The characteristics of T cell self-tolerance were examined in hen egg- white lysozyme (HEL)-transgenic (Tg) mice that were tolerant to a dose of HEL that was immunogenic in non-Tg littermates. HEL-specific T cells were identified in the periphery of the Tg mice after immunization with 100-times more HEL than was required to achieve a response in normal littermates. The Tg T cells were functional in vivo as they were capable of providing help to generate a HEL-specific antibody response. Selective deletion of T cells specific for the dominant T cell determinant of the native protein was not the primary mechanism of T cell tolerance in the HEL-Tg mice because, similar to non-Tg littermates, the majority of lymph node (LN) and T cell clones from HEL-Tg mice were specific for the dominant T cell determinant of HEL. Rather, our findings support the idea that the HEL-reactive T cells were anergic in vivo, but could be partially activated with a strong stimulus to the immune system (i.e., 20 nmol HEL and CFA). This conclusion is based on three observations: 1) proliferation in vitro to HEL by Tg LN T cells was subnormal (25% of control) and required 2 log more Ag to proliferate when compared with proliferation of LN from non-Tg littermates; 2) T cell clones isolated from HEL-Tg mice also proliferated poorly upon stimulation with HEL and Con A, although lymphokine production from the same stimuli was similar to that obtained from non-Tg clones; 3) invariably, upon repeated antigenic stimulation in vitro, the Tg T cell clones acquired full proliferative capacity to Ag and mitogens.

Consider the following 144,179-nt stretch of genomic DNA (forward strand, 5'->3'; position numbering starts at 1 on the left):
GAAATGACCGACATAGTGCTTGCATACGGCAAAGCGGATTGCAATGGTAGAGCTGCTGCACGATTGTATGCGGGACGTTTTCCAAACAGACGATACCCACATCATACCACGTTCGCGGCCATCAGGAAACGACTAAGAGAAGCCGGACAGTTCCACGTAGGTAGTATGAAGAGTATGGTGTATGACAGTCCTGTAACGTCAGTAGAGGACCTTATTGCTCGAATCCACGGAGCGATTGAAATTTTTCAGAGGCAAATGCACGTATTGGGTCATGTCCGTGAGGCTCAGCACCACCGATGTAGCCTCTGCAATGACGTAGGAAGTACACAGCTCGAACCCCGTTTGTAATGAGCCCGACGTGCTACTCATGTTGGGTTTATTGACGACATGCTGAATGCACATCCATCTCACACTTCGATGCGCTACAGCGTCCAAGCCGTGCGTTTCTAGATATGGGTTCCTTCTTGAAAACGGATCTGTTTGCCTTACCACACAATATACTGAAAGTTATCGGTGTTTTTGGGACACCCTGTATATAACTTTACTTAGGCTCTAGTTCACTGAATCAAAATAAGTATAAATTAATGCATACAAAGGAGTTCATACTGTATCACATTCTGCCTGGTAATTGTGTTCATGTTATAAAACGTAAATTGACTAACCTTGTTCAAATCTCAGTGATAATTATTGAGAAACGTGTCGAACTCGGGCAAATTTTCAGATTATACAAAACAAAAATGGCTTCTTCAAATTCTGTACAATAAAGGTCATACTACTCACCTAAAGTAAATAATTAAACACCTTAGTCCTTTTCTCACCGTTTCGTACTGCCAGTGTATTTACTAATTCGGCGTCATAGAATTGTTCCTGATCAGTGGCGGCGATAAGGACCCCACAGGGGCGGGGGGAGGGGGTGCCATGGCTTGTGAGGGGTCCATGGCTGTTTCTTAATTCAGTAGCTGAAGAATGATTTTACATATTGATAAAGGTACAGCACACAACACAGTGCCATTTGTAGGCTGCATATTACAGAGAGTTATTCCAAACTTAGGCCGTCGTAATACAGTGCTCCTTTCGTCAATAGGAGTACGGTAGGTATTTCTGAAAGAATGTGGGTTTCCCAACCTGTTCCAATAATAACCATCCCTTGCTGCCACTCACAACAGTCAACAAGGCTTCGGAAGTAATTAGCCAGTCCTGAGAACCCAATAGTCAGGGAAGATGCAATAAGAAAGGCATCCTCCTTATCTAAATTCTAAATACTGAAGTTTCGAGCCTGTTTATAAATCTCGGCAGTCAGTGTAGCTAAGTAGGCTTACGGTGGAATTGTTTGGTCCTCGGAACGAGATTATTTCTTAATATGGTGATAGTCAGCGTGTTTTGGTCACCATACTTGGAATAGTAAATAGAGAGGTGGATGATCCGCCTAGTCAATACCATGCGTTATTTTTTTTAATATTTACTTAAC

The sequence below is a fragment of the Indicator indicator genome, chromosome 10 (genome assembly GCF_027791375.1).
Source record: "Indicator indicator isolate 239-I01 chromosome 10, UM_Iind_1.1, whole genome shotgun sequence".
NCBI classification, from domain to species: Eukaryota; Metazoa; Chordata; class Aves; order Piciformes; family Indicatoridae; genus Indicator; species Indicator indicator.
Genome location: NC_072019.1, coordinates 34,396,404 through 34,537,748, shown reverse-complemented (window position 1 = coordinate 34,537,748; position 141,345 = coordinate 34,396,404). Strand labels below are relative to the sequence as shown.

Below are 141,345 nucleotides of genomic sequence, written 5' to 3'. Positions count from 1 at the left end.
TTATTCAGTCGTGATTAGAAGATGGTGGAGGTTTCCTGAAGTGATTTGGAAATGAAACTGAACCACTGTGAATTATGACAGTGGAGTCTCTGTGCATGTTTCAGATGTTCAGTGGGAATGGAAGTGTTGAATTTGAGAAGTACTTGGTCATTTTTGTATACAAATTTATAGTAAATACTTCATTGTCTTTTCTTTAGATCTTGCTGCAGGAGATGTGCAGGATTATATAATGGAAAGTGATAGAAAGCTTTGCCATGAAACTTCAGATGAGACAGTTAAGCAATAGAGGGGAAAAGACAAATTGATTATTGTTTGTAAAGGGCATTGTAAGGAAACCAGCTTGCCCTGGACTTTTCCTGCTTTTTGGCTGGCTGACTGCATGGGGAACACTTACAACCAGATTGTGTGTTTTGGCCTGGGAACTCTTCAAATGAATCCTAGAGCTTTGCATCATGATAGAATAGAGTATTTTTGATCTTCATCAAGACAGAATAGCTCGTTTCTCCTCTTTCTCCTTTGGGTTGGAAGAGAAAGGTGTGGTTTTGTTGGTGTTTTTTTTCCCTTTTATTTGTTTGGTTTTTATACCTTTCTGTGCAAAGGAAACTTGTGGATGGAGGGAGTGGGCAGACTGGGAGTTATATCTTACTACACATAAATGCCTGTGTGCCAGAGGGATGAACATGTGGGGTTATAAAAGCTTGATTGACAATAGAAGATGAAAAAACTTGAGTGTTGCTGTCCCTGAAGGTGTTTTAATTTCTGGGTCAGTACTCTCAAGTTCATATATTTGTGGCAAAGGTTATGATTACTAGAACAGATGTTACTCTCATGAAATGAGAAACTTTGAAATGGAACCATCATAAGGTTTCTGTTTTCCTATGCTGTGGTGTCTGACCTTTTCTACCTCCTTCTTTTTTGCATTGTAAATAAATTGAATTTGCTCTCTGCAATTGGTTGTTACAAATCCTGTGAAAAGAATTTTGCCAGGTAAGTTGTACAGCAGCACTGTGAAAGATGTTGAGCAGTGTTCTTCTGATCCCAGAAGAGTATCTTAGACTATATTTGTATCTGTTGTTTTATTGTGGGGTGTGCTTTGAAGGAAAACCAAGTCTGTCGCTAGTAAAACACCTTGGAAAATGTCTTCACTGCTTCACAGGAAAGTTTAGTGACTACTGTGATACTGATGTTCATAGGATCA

|Number of pages||13|
|Journal||Journal of Immunology|
|State||Published - 1993|